EBV Viral Load

Useful For

Follow-up of D+R- patients; follow-up of D-R- patients with primary EBV infection; ruling out PTLD.

Aid in diagnosing and monitoring chronic active EBV infection; X-linked lymphoproliferative disorder; Nasopharyngeal carcinoma.

 

Indications for Testing

Transplant Recipients

  1. Follow-up of D+R- patients
    1. Frequency: 1st or 2nd week post transplant; then every 2 weeks for 3 months; then every  month for 3 months; then every 3 to 6 months for duration of 1 to 2 years.
  2. Follow-up of D-R- patients who acquire primary infection after transplantation
    1. Frequency: 1st or 2nd week post transplant; then every 2 weeks for 3 months; then every  month for 3 months; then every 3 to 6 months for duration of 1 to 2 years.
  3. Ruling out the presence of PTLD; typically when lymphadenopathy or other mass lesion, organ dysfunction, fever, malaise or other signs and symptoms suggestive of PTLD occur.

 

Nontransplant Patients

  1. Chronic active EBV infection
  2. X-linked lymphoproliferative disorder
  3. Nasopharyngeal carcinoma
  4. Hodgkin and non-Hodgkin lymphomas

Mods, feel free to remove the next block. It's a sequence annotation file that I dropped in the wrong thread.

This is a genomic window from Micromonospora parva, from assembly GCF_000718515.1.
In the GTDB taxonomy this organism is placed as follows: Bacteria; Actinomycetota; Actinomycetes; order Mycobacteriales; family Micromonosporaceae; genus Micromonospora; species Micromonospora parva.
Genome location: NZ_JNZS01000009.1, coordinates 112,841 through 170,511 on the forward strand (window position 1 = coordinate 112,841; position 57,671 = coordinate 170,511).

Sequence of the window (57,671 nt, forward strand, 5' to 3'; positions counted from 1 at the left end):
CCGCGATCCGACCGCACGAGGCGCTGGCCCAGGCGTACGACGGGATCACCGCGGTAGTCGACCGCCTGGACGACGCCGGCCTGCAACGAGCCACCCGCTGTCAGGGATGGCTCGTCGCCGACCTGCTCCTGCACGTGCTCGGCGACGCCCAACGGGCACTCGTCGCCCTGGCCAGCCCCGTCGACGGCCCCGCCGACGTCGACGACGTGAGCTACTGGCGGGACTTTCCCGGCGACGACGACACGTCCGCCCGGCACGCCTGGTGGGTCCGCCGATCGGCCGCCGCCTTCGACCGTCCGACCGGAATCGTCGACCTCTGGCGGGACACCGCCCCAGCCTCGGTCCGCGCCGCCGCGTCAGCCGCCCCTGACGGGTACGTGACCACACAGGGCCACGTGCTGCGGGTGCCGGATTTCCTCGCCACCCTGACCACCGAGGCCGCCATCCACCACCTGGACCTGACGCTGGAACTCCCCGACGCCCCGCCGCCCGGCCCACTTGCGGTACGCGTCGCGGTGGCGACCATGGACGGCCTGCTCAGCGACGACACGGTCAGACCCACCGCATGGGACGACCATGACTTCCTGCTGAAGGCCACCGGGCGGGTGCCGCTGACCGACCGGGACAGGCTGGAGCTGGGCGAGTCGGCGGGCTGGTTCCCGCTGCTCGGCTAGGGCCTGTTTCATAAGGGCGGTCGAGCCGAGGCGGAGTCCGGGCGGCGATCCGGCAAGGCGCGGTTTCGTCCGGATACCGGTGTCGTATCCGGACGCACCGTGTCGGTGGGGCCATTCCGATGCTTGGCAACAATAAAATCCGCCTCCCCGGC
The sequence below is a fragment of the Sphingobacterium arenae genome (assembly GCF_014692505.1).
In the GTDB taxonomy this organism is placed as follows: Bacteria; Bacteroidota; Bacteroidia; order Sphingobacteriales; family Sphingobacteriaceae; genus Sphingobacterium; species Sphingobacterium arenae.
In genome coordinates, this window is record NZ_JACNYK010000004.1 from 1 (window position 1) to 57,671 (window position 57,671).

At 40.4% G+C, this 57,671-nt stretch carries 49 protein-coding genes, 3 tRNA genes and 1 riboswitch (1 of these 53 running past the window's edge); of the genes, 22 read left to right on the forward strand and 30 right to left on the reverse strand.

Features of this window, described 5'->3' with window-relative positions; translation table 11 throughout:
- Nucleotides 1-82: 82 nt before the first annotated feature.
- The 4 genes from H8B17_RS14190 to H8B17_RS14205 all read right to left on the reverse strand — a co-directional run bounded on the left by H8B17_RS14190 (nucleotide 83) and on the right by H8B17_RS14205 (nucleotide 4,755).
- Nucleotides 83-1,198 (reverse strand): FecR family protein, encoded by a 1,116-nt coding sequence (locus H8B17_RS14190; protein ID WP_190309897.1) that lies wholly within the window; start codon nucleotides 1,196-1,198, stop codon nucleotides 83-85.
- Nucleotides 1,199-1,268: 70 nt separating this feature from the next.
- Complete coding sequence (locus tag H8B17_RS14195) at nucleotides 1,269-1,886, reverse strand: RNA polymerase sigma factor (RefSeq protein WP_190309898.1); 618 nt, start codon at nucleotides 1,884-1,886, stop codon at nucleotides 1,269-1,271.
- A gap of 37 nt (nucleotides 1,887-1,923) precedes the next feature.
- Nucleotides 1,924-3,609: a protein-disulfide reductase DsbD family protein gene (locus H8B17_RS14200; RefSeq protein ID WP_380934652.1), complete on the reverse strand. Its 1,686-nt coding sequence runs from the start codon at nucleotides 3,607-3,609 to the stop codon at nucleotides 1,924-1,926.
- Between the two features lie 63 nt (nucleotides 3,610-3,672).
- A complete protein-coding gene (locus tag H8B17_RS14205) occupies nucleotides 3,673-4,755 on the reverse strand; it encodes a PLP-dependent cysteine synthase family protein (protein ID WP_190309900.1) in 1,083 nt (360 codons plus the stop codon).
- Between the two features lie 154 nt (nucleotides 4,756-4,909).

5. HIV-associated primary brain lymphoma

 

Method Name

Real-time quantitative polymerase chain reaction (PCR)

 

Reporting Name

EBV Viral Load

 

Aliases

EBV

Epstein-Barr Virus

Post transplantation Lymphoproliferative Disease

PTLD

Lymphoma

Specimen Required

Plasma (promptly separate plasma from cells)

Container/Tube: EDTA (Lavender)

Specimen Volume: 5 mL of whole blood

Specimen Minimum Volume: 0.3 mL

 

Cerebral spinal fluid (CSF)

Container: Sterile screw cap

Specimen Volume: 1 mL

Specimen Minimum Volume: 0.3 mL

 

Transport Temperature

Specimen Room temperature Refrigerated Frozen
Plasma NO YES* YES**
CSF NO YES* YES**

*The samples should be stored for not more than 2 days at 2-8°C.

**For longer delay, freeze at -20°C or below and transport on dry ice.

 

Reject Due To

Specimens other than Serum & CSF
Anticoagulants other than EDTA REJECT

Useful For

Follow-up of D+R- patients; follow-up of D-R- patients with primary EBV infection; ruling out PTLD.

Aid in diagnosing and monitoring chronic active EBV infection; X-linked lymphoproliferative disorder; Nasopharyngeal carcinoma.

 

Clinical Information